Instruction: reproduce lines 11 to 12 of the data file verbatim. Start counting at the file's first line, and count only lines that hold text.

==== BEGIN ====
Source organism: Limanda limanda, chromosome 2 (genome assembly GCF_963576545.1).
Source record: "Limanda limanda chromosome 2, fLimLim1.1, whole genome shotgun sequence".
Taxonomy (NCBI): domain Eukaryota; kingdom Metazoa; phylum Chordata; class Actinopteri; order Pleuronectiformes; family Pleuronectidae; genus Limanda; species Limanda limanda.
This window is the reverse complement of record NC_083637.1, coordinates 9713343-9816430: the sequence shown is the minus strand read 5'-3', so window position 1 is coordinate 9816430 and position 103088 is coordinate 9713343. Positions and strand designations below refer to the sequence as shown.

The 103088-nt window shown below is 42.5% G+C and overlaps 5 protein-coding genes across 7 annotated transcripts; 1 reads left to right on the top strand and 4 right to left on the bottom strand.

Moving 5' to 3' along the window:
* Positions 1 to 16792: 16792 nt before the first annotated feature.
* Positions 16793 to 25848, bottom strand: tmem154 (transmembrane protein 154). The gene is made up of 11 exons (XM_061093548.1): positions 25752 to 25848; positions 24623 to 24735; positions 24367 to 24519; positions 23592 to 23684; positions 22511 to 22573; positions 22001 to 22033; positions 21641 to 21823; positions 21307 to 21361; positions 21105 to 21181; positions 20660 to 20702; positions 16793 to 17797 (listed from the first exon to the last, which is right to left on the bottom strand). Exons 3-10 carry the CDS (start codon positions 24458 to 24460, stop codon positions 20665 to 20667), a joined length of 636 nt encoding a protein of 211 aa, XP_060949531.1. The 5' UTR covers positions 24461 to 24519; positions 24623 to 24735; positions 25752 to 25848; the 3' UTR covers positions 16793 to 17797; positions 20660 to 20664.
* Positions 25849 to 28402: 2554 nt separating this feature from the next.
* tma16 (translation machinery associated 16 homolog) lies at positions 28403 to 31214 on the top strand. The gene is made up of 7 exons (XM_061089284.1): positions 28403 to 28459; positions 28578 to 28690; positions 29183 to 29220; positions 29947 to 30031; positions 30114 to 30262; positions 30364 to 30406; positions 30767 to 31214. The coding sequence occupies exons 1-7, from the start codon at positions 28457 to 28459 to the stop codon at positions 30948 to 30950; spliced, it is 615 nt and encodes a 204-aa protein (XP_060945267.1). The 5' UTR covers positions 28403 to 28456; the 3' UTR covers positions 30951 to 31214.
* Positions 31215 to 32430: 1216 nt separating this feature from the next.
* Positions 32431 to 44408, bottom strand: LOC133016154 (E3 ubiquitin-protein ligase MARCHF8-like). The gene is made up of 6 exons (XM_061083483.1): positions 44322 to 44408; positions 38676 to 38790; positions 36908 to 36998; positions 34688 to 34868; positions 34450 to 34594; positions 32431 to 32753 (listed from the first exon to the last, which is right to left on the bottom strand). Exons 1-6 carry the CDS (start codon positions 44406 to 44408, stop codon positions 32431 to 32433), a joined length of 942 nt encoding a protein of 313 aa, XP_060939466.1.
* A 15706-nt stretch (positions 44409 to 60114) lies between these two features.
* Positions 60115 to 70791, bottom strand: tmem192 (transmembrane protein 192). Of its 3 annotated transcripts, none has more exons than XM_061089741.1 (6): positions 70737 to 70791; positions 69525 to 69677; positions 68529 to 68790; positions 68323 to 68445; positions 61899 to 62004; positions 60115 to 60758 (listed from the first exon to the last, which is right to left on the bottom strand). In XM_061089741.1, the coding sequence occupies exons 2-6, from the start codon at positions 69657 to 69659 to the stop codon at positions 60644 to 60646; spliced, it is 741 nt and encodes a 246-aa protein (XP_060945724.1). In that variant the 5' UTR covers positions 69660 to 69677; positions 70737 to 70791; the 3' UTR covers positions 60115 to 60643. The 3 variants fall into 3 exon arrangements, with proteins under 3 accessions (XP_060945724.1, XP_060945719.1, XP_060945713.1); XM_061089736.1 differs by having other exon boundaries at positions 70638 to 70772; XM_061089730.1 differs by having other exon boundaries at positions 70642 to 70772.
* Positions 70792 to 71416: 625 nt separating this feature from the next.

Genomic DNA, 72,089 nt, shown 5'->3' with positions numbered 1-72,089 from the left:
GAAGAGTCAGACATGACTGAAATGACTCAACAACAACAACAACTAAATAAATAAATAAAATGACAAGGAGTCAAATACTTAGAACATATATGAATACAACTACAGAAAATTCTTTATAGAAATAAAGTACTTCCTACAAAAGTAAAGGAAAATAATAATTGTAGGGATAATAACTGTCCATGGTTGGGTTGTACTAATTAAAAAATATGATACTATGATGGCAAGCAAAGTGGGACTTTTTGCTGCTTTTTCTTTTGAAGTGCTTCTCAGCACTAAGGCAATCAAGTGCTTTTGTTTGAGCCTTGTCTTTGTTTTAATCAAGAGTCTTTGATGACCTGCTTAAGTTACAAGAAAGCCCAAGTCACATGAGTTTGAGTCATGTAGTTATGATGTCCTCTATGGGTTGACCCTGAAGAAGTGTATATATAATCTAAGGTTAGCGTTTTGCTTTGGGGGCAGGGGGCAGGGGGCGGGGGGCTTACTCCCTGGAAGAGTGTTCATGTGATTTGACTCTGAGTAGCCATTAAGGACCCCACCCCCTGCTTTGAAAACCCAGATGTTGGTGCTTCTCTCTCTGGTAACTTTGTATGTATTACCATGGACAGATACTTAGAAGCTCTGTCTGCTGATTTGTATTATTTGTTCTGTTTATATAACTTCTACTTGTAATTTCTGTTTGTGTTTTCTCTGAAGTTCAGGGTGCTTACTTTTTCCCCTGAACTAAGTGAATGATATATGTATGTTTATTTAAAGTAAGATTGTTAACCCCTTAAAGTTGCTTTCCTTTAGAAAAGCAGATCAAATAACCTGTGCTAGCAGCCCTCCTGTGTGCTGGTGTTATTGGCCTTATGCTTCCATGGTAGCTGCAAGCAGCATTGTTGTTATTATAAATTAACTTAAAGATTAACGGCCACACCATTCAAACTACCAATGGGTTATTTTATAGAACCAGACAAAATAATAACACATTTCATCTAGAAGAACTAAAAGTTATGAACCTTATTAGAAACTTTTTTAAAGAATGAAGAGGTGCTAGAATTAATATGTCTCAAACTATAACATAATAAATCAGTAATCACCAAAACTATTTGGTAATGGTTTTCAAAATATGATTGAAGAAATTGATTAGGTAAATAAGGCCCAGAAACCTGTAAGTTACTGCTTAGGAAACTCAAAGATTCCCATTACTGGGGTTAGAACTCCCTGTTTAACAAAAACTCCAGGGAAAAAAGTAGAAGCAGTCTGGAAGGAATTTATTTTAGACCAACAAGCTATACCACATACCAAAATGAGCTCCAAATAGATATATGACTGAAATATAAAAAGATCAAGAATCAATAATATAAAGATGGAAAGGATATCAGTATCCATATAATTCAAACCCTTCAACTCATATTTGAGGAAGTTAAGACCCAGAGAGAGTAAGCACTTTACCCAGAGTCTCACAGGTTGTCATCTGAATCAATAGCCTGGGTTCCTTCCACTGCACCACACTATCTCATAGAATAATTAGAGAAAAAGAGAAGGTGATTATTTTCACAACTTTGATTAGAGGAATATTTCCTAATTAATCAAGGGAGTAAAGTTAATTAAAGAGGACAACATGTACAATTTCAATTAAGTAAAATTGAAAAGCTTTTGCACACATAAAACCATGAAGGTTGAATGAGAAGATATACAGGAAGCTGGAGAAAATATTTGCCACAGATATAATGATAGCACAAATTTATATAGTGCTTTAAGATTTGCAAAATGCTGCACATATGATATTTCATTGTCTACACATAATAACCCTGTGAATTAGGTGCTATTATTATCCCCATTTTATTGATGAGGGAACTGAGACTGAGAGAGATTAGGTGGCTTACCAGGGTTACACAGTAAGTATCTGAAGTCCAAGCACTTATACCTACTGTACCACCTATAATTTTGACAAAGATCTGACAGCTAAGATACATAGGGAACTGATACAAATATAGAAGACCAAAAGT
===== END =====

* Positions 31215 to 32430: 1216 nt separating this feature from the next.
* Positions 32431 to 44408, bottom strand: LOC133016154 (E3 ubiquitin-protein ligase MARCHF8-like). The gene is made up of 6 exons (XM_061083483.1): positions 44322 to 44408; positions 38676 to 38790; positions 36908 to 36998; positions 34688 to 34868; positions 34450 to 34594; positions 32431 to 32753 (listed from the first exon to the last, which is right to left on the bottom strand). Exons 1-6 carry the CDS (start codon positions 44406 to 44408, stop codon positions 32431 to 32433), a joined length of 942 nt encoding a protein of 313 aa, XP_060939466.1.